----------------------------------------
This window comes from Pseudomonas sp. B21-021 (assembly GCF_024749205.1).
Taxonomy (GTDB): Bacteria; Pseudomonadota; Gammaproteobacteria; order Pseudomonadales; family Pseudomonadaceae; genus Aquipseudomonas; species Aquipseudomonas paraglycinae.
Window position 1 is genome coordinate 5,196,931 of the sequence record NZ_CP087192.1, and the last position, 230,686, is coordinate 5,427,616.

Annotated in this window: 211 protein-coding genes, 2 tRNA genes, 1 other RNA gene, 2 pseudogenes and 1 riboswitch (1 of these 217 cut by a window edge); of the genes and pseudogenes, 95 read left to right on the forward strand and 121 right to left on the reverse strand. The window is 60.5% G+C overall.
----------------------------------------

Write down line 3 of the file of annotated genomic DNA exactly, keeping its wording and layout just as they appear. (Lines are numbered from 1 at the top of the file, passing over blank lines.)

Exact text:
Window position 1 is genome coordinate 5,196,931 of the sequence record NZ_CP087192.1, and the last position, 230,686, is coordinate 5,427,616.